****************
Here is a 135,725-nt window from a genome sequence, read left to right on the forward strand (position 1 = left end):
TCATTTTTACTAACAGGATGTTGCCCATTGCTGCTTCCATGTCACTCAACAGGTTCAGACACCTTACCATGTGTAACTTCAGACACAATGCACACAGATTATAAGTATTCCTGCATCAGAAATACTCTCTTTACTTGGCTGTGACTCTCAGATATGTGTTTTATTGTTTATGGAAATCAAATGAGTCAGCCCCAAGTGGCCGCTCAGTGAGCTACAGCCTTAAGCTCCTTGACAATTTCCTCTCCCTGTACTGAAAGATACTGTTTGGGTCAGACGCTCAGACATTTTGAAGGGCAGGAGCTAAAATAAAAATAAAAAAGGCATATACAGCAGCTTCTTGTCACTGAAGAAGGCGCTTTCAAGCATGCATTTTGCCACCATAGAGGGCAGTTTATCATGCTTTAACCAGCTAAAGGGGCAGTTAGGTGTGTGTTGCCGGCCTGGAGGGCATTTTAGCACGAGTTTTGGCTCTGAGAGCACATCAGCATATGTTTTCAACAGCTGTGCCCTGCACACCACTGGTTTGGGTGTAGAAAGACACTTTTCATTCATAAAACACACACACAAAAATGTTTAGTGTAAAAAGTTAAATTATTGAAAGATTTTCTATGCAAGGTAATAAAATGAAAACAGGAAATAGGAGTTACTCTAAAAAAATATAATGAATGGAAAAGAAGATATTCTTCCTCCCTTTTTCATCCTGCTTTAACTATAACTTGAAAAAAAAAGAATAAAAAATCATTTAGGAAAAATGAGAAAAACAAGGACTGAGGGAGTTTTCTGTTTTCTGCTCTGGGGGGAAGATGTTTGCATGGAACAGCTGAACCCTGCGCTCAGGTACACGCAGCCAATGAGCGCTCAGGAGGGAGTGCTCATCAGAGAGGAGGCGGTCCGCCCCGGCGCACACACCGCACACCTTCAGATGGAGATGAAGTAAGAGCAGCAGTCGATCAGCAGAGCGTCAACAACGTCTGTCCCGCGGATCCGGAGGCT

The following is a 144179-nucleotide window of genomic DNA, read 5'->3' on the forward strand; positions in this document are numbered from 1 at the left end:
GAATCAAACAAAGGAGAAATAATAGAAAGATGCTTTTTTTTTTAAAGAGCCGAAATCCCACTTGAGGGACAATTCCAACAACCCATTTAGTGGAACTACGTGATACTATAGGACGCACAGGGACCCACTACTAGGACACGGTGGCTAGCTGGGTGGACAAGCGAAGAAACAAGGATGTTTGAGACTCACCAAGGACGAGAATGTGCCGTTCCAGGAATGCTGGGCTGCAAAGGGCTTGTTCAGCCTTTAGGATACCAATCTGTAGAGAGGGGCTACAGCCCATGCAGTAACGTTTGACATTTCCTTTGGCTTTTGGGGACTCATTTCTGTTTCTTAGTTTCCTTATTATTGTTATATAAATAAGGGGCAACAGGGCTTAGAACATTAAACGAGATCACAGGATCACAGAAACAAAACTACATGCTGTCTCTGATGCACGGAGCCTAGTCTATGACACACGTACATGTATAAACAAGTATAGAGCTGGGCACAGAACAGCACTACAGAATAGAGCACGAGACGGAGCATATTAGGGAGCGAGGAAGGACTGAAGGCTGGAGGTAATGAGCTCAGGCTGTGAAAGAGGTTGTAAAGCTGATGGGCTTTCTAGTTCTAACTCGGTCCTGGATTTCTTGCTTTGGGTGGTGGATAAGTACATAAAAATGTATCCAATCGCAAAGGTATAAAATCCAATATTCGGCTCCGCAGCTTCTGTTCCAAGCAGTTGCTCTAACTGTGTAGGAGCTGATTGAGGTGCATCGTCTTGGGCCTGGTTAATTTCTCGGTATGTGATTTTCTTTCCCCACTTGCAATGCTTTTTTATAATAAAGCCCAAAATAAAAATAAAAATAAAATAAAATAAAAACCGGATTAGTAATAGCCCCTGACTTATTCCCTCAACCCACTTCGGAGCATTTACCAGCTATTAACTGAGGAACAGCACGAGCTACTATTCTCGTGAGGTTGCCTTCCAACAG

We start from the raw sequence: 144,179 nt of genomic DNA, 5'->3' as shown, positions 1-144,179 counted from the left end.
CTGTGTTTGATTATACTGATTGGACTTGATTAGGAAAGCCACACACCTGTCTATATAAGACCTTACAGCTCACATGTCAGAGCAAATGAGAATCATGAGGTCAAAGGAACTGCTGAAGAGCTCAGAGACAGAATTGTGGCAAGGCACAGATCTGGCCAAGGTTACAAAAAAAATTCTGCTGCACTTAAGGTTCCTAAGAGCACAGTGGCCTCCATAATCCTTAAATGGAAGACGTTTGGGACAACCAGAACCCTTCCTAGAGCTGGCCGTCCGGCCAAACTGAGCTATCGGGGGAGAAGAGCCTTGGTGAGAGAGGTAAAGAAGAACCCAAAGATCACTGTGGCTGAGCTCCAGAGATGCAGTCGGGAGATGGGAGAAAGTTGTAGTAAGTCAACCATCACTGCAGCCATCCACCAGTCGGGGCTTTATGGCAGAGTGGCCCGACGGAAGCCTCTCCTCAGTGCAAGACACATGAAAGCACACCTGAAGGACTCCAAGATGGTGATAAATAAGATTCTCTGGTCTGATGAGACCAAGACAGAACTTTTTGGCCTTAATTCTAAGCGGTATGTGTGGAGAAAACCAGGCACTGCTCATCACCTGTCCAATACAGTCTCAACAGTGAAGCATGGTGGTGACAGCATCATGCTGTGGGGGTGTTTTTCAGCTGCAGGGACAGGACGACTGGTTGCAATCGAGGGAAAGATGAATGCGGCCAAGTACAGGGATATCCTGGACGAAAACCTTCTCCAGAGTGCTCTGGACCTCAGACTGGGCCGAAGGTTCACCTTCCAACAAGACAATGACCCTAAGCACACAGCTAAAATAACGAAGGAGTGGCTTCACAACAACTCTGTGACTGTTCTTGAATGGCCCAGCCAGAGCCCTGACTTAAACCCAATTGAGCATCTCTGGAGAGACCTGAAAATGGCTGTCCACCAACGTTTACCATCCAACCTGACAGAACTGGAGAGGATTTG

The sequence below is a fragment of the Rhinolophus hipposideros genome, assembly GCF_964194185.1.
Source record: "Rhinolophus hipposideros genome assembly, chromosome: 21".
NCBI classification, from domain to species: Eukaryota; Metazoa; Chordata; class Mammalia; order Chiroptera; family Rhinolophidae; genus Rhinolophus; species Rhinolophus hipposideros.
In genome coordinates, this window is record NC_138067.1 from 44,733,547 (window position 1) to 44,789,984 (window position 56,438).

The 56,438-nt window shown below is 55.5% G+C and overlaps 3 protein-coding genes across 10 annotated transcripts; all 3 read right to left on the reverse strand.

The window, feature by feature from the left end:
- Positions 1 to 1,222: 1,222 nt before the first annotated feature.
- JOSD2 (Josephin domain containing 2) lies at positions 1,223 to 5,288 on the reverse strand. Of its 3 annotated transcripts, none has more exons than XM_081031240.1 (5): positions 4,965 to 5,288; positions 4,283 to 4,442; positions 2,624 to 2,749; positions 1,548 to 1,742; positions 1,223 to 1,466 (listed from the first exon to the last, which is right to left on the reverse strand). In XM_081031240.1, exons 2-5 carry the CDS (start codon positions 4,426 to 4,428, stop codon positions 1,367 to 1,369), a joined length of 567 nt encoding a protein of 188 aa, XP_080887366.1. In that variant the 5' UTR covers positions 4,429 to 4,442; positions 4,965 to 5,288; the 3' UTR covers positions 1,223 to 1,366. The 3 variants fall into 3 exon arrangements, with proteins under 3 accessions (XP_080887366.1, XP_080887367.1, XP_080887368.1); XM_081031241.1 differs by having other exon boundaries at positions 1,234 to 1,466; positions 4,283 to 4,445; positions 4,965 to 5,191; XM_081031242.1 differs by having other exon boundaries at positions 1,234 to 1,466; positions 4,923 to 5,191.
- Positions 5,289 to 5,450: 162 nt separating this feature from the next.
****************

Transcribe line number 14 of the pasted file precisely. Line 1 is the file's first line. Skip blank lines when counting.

- JOSD2 (Josephin domain containing 2) lies at positions 1,223 to 5,288 on the reverse strand. Of its 3 annotated transcripts, none has more exons than XM_081031240.1 (5): positions 4,965 to 5,288; positions 4,283 to 4,442; positions 2,624 to 2,749; positions 1,548 to 1,742; positions 1,223 to 1,466 (listed from the first exon to the last, which is right to left on the reverse strand). In XM_081031240.1, exons 2-5 carry the CDS (start codon positions 4,426 to 4,428, stop codon positions 1,367 to 1,369), a joined length of 567 nt encoding a protein of 188 aa, XP_080887366.1. In that variant the 5' UTR covers positions 4,429 to 4,442; positions 4,965 to 5,288; the 3' UTR covers positions 1,223 to 1,366. The 3 variants fall into 3 exon arrangements, with proteins under 3 accessions (XP_080887366.1, XP_080887367.1, XP_080887368.1); XM_081031241.1 differs by having other exon boundaries at positions 1,234 to 1,466; positions 4,283 to 4,445; positions 4,965 to 5,191; XM_081031242.1 differs by having other exon boundaries at positions 1,234 to 1,466; positions 4,923 to 5,191.